Once reduced levels of immunoglobulins are confirmed, the next question would be whether this deficiency is due to decreased synthesis or to the loss of the immunoglobulins. Patients with CVID have decreased synthesis of immunoglobulins. Determination of serum levels of the different immunoglobulins following active immunization is a possible technique to differentiate between immunoglobulins deficiency due to a loss versus impaired synthesis.
Enumeration of circulating B cells and T cells:
Serum peripheral B cell count should also be determined as low peripheral B cell count has been associated with reduced survival in CVID. Patients with CVID can also have impaired lymphocyte response to certain antigens. Lymphocytes can be isolated from the patient’s blood and presented with different mitogens, antigens, and specific antibodies against T-cell surface molecules. The common antibodies used in immunofluorescence staining for this quantification include CD3 and CD4 for T cells and CD20 and CD21 for B cells. other non-specific antibodies include CD16, CD56 and CD57.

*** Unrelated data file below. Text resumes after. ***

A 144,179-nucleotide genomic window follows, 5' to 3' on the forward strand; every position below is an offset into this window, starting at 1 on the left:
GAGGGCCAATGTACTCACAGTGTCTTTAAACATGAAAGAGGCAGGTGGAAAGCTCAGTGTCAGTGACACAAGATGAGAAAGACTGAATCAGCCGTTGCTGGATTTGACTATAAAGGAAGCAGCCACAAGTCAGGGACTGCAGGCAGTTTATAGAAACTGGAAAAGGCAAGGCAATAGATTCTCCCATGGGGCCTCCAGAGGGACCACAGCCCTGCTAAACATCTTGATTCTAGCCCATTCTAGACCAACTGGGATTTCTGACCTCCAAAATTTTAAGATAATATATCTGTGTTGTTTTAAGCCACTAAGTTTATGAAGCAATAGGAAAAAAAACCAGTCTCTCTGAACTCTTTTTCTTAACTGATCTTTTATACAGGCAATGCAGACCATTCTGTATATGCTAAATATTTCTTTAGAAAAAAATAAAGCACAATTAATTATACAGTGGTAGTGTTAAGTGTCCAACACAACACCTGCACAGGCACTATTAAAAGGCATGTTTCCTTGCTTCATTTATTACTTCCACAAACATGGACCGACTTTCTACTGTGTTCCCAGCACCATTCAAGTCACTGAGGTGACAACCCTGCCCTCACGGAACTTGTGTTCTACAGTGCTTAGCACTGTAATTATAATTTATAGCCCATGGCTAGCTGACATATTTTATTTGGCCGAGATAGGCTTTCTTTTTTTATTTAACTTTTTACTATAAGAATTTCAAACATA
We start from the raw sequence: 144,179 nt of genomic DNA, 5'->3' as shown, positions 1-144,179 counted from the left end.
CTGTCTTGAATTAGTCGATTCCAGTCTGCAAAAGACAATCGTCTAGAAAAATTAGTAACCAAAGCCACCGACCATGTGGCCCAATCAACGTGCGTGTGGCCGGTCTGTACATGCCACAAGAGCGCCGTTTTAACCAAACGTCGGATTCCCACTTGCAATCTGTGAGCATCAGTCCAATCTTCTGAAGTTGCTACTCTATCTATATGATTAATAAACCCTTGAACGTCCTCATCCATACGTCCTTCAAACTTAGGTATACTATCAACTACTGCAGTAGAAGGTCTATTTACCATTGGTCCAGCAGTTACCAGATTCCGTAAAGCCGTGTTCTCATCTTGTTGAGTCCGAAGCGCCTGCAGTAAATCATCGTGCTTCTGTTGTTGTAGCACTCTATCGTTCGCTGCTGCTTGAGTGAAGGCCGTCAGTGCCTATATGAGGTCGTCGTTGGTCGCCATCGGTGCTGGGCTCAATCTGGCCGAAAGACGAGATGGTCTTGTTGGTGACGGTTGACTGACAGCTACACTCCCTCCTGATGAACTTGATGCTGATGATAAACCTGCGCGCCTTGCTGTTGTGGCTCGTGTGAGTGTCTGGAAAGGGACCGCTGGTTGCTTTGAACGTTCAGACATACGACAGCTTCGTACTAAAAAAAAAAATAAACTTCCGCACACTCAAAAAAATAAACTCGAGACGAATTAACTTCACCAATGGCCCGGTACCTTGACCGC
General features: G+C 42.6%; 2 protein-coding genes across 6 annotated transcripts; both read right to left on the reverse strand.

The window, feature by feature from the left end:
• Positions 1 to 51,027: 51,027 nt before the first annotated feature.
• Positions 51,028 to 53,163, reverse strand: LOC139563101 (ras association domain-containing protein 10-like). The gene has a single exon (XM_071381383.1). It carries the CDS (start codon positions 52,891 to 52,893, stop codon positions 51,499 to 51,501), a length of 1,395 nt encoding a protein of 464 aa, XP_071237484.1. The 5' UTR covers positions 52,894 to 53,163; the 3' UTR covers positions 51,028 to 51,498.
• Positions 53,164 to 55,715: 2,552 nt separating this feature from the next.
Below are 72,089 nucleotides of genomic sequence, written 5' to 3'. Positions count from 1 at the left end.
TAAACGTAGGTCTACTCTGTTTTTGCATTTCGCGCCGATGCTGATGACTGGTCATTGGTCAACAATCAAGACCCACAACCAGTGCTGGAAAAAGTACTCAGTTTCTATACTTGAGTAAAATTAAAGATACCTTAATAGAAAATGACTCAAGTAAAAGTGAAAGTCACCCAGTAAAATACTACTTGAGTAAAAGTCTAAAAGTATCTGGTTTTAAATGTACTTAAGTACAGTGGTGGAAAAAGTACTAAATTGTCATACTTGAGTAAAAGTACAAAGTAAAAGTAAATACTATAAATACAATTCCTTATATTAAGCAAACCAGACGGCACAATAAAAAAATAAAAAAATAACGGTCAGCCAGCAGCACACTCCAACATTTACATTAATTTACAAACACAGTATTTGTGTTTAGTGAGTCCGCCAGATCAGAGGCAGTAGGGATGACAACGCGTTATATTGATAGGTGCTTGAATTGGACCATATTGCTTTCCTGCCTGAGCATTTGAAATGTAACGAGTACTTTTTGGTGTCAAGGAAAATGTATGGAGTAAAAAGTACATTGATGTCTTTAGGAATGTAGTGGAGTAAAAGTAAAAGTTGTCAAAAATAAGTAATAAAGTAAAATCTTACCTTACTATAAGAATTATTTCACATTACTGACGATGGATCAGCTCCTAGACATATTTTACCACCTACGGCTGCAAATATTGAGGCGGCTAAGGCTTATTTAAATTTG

Complete blood count:
A complete blood count is also indicated in CVID as it can reveal anemia which is usually hemolytic, thrombocytopenia and lymphopenia. Lymphopenia is more common in severe CVID.
Assessment of comorbid conditions for proper management:
Patients who have CVID are at an increased risk of developing recurrent lung infections and possibly bronchiectasis. High-resolution computed tomography scanning of the lungs is indicated to exclude the presence of damaged lung architecture which is associated with reduced survival.
The identification of the causative infective organism in a patient presenting with infectious complications of CVID should be attempted. Culture and sensitivity testing are recommended as they can help in the identification of the causative organism and guide antibiotic therapy.
Patients with lung nodules should undergo a bronchoscopy to examine the nodule and a biopsy should be obtained. Histologic examination of the biopsy allows for the differentiation between lymphoid hyperplasia, non-Hodgkin’s lymphoma, and granulomatous lesions. The differentiation between the different types of nodules has an impact on the survival rate.